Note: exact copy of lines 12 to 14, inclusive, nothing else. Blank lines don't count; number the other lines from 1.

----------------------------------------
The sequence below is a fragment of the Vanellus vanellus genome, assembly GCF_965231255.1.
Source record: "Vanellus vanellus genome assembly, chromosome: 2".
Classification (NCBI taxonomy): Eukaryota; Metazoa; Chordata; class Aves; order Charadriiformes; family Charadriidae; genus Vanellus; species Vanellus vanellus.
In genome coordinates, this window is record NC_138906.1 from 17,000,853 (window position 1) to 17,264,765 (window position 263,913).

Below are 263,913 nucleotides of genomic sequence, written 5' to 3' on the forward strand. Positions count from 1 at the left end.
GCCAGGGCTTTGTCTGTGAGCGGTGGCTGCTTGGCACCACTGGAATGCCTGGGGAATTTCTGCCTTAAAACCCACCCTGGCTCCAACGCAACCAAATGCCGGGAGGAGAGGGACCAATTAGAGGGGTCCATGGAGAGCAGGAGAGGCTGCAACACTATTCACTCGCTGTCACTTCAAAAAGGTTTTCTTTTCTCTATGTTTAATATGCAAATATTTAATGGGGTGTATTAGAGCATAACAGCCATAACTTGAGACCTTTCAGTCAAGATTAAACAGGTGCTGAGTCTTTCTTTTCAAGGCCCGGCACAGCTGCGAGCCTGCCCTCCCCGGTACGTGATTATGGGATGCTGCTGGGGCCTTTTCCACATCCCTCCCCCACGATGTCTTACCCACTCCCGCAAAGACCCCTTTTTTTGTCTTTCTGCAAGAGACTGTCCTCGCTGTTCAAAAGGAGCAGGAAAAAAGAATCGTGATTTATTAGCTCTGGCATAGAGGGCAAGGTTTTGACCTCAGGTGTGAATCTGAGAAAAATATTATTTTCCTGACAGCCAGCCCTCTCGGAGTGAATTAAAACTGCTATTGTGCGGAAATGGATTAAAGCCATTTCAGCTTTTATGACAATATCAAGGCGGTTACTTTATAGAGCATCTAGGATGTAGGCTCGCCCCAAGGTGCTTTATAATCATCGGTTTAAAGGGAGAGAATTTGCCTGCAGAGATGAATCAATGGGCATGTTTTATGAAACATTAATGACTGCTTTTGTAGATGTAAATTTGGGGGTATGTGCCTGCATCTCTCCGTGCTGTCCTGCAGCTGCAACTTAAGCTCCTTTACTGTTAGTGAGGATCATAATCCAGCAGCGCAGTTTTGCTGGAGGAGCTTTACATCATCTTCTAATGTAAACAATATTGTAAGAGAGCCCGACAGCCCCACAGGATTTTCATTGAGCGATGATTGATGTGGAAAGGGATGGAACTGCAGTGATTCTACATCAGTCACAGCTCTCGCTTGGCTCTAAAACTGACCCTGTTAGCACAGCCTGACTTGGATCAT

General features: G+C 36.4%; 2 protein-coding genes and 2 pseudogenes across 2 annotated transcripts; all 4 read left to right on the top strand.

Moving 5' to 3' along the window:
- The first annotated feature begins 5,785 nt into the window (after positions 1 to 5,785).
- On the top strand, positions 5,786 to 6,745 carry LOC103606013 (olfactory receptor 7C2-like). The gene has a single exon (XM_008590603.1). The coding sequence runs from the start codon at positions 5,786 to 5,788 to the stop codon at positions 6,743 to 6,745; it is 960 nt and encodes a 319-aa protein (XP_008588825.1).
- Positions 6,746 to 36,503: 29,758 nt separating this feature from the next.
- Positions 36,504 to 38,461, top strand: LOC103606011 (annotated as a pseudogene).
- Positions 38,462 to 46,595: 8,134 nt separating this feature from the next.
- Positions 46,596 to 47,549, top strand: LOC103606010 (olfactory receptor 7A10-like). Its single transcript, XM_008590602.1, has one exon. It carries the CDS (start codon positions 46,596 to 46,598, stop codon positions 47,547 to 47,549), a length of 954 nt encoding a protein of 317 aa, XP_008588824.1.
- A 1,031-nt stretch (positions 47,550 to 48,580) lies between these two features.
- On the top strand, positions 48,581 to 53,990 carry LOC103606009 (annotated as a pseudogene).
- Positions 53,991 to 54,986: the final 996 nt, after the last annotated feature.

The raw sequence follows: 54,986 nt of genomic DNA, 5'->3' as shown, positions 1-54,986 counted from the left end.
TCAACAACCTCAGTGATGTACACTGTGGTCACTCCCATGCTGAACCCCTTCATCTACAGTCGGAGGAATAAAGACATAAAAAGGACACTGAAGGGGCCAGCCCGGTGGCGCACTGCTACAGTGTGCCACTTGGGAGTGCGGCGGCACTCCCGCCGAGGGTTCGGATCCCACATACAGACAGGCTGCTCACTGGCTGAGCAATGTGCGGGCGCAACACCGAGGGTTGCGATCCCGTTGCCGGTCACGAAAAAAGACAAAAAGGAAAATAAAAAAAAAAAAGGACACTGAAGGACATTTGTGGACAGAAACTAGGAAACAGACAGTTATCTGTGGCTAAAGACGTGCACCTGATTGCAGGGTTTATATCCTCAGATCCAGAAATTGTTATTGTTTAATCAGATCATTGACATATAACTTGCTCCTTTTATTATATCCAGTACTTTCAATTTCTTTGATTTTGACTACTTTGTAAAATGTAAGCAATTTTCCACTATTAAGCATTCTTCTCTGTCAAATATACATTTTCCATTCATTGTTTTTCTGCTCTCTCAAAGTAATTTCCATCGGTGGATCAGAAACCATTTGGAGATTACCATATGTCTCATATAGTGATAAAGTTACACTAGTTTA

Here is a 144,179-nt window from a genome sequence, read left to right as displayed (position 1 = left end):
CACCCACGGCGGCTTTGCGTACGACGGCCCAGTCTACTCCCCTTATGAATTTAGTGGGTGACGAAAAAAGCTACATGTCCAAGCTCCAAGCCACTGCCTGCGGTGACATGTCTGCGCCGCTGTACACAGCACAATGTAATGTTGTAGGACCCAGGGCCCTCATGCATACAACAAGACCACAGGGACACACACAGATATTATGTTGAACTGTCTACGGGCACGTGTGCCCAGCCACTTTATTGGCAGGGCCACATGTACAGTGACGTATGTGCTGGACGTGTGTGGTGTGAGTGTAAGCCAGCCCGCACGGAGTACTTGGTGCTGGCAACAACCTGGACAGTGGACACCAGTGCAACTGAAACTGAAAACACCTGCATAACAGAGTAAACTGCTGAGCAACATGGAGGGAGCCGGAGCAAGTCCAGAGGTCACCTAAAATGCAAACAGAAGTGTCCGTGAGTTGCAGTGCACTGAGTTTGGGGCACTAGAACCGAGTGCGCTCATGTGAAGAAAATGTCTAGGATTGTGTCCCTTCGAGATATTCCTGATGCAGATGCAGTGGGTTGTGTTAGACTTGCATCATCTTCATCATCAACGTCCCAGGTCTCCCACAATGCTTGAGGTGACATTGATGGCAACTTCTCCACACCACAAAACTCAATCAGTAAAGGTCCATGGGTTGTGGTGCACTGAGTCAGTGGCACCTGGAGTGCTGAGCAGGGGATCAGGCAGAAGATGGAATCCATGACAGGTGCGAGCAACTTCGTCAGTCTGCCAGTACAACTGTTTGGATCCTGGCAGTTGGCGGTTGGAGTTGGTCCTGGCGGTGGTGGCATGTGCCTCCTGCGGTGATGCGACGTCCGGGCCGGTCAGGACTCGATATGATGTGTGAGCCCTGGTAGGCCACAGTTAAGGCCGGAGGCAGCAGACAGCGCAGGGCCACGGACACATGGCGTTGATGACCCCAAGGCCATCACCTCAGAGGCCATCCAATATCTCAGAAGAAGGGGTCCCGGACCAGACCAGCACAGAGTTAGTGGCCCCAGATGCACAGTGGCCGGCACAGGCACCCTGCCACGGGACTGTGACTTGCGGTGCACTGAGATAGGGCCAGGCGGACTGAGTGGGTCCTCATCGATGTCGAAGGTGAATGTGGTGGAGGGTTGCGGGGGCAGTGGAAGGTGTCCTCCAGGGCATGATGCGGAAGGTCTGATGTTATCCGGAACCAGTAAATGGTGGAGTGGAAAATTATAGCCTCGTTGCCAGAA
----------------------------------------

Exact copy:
- Positions 36,504 to 38,461, top strand: LOC103606011 (annotated as a pseudogene).
- Positions 38,462 to 46,595: 8,134 nt separating this feature from the next.
- Positions 46,596 to 47,549, top strand: LOC103606010 (olfactory receptor 7A10-like). Its single transcript, XM_008590602.1, has one exon. It carries the CDS (start codon positions 46,596 to 46,598, stop codon positions 47,547 to 47,549), a length of 954 nt encoding a protein of 317 aa, XP_008588824.1.